The search for possible rescuers and the bodies of even more people who may have been slain continues. Rescue personnel recovered the death of at least 31 individuals from a collapsed gold mine in Sudan’s West Kordofan state on Wednesday, according to Sudanese officials.
Workers and locals are still scouring the Darsaya mine for suspected survivors and bodies of additional people who may have been deceased, according to the country’s state-run mining firm. The mine is located near Fuja village, about 700 kilometres south of Khartoum, Sudan’s capital.
According to the firm, the defunct mine collapsed early this week, killing at least 38 workers. It shared photos on Facebook of residents gathered at the spot while at least two dredgers searched for survivors and bodies.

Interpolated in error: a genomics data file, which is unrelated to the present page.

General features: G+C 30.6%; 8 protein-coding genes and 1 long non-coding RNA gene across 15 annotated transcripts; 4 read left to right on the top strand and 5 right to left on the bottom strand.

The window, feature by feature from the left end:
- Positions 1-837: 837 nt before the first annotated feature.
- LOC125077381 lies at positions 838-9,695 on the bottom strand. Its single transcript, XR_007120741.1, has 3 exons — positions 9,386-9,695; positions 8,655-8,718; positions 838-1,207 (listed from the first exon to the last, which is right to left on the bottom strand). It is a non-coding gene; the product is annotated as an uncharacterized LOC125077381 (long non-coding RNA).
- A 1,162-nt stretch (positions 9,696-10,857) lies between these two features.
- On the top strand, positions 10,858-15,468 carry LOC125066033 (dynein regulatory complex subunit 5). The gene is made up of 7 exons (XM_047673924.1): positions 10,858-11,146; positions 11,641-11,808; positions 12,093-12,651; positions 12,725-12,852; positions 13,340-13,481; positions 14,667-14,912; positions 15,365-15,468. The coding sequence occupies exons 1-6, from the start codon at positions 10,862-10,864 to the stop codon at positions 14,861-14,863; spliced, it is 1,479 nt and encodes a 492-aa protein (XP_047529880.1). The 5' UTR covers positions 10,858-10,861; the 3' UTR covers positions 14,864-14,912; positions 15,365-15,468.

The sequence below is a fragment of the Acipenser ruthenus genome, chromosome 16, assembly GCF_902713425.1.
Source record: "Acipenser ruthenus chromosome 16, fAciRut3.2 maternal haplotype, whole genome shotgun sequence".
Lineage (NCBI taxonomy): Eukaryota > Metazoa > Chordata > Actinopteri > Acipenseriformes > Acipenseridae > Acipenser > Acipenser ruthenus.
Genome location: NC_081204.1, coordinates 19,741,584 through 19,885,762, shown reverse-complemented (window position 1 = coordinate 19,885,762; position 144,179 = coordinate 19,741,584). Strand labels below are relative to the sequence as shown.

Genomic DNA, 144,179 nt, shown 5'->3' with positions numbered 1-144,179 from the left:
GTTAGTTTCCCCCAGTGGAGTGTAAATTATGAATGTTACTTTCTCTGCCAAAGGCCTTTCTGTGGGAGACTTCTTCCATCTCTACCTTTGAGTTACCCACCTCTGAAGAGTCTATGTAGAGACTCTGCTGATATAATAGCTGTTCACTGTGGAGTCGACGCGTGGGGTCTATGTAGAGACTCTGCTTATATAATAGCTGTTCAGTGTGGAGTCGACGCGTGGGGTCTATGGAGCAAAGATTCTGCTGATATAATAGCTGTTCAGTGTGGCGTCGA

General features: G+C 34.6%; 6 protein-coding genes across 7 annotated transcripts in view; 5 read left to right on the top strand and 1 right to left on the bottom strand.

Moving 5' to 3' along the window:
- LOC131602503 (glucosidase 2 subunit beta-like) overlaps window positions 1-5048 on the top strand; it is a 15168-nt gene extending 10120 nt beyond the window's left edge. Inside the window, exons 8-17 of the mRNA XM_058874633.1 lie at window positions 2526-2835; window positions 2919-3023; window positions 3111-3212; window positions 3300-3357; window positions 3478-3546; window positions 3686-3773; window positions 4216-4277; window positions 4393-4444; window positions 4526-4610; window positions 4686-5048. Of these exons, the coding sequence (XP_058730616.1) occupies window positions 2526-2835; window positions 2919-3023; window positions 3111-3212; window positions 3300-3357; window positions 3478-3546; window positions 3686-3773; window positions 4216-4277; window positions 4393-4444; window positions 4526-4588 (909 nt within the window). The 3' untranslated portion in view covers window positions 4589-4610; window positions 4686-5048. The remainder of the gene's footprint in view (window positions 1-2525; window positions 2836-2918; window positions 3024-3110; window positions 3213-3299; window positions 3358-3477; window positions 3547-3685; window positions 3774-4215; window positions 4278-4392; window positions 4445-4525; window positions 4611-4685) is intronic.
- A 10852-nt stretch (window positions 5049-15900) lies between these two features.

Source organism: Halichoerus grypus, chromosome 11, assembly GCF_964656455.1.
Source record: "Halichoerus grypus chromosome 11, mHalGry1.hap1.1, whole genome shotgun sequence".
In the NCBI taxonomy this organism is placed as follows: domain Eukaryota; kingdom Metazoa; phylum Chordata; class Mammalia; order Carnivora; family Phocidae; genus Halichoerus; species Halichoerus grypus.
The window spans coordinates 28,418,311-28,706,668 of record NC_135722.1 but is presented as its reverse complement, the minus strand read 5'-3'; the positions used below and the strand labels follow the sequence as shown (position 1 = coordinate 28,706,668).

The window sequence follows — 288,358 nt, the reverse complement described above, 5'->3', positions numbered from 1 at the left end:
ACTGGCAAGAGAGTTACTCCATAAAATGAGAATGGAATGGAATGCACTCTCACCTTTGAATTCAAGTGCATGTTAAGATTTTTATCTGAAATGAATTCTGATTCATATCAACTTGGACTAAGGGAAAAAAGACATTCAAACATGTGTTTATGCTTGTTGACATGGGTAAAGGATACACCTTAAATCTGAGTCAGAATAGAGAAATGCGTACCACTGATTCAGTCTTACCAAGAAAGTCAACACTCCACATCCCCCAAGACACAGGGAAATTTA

The mine was not operational, according to the Sudanese Mineral Resources Limited Company, but local miners went back to work after security personnel patrolling the site left. In Sudan’s gold mines, where safety rules are not frequently enforced, collapses are widespread. Sudan is a big gold producer with mines scattered around the country. However, the business has been plagued by years of mismanagement and corruption.
During the last two years, the provisional government has moved to regulate the industry. According to Khardiata Lo Ndiaye, UN humanitarian coordinator in Sudan, an unknown armed group stormed and robbed a warehouse for the World Food Program (WFP) in the provincial seat of El-Fasher late Tuesday.
According to the WFP, up to 1,900 tonnes of food were stored at the warehouse, with the intention of being delivered to those in need in the area.
Source: CBC News